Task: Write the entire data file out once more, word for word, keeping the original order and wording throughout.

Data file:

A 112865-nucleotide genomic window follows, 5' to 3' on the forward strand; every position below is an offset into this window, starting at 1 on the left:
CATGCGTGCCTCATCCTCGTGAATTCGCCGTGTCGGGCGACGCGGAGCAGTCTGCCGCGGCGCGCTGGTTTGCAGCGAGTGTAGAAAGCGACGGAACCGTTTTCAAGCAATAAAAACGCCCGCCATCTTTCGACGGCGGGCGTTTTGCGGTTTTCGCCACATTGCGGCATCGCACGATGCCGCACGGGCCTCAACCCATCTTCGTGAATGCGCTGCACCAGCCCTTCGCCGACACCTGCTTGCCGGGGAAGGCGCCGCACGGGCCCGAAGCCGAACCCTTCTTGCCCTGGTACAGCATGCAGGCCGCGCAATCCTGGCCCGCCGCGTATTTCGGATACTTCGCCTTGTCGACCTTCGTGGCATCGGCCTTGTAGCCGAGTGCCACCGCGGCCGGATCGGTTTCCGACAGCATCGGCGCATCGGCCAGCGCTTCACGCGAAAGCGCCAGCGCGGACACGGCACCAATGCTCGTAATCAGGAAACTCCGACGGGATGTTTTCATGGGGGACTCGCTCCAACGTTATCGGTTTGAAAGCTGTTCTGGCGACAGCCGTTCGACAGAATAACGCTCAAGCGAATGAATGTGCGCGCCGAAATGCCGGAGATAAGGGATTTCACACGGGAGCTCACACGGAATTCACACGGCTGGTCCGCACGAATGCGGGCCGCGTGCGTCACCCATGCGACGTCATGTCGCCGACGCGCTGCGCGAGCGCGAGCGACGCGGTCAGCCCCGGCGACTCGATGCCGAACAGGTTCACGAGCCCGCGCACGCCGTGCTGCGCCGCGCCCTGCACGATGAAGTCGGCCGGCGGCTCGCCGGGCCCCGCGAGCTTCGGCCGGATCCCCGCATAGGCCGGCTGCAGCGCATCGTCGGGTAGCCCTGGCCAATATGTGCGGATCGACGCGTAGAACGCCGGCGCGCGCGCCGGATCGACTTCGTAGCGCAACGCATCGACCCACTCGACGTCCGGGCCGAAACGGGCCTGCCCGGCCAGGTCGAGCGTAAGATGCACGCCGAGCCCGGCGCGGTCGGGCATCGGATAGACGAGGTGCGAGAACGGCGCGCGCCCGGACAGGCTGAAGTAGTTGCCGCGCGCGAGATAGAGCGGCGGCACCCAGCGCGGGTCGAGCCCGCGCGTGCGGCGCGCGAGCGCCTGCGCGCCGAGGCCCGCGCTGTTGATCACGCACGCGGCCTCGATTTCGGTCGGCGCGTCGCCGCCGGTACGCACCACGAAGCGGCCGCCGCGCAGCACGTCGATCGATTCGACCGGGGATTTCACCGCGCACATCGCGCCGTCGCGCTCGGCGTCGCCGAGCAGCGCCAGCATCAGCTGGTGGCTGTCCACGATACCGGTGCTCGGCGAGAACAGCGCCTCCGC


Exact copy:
A 112865-nucleotide genomic window follows, 5' to 3' on the forward strand; every position below is an offset into this window, starting at 1 on the left:
CATGCGTGCCTCATCCTCGTGAATTCGCCGTGTCGGGCGACGCGGAGCAGTCTGCCGCGGCGCGCTGGTTTGCAGCGAGTGTAGAAAGCGACGGAACCGTTTTCAAGCAATAAAAACGCCCGCCATCTTTCGACGGCGGGCGTTTTGCGGTTTTCGCCACATTGCGGCATCGCACGATGCCGCACGGGCCTCAACCCATCTTCGTGAATGCGCTGCACCAGCCCTTCGCCGACACCTGCTTGCCGGGGAAGGCGCCGCACGGGCCCGAAGCCGAACCCTTCTTGCCCTGGTACAGCATGCAGGCCGCGCAATCCTGGCCCGCCGCGTATTTCGGATACTTCGCCTTGTCGACCTTCGTGGCATCGGCCTTGTAGCCGAGTGCCACCGCGGCCGGATCGGTTTCCGACAGCATCGGCGCATCGGCCAGCGCTTCACGCGAAAGCGCCAGCGCGGACACGGCACCAATGCTCGTAATCAGGAAACTCCGACGGGATGTTTTCATGGGGGACTCGCTCCAACGTTATCGGTTTGAAAGCTGTTCTGGCGACAGCCGTTCGACAGAATAACGCTCAAGCGAATGAATGTGCGCGCCGAAATGCCGGAGATAAGGGATTTCACACGGGAGCTCACACGGAATTCACACGGCTGGTCCGCACGAATGCGGGCCGCGTGCGTCACCCATGCGACGTCATGTCGCCGACGCGCTGCGCGAGCGCGAGCGACGCGGTCAGCCCCGGCGACTCGATGCCGAACAGGTTCACGAGCCCGCGCACGCCGTGCTGCGCCGCGCCCTGCACGATGAAGTCGGCCGGCGGCTCGCCGGGCCCCGCGAGCTTCGGCCGGATCCCCGCATAGGCCGGCTGCAGCGCATCGTCGGGTAGCCCTGGCCAATATGTGCGGATCGACGCGTAGAACGCCGGCGCGCGCGCCGGATCGACTTCGTAGCGCAACGCATCGACCCACTCGACGTCCGGGCCGAAACGGGCCTGCCCGGCCAGGTCGAGCGTAAGATGCACGCCGAGCCCGGCGCGGTCGGGCATCGGATAGACGAGGTGCGAGAACGGCGCGCGCCCGGACAGGCTGAAGTAGTTGCCGCGCGCGAGATAGAGCGGCGGCACCCAGCGCGGGTCGAGCCCGCGCGTGCGGCGCGCGAGCGCCTGCGCGCCGAGGCCCGCGCTGTTGATCACGCACGCGGCCTCGATTTCGGTCGGCGCGTCGCCGCCGGTACGCACCACGAAGCGGCCGCCGCGCAGCACGTCGATCGATTCGACCGGGGATTTCACCGCGCACATCGCGCCGTCGCGCTCGGCGTCGCCGAGCAGCGCCAGCATCAGCTGGTGGCTGTCCACGATACCGGTGCTCGGCGAGAACAGCGCCTCCGC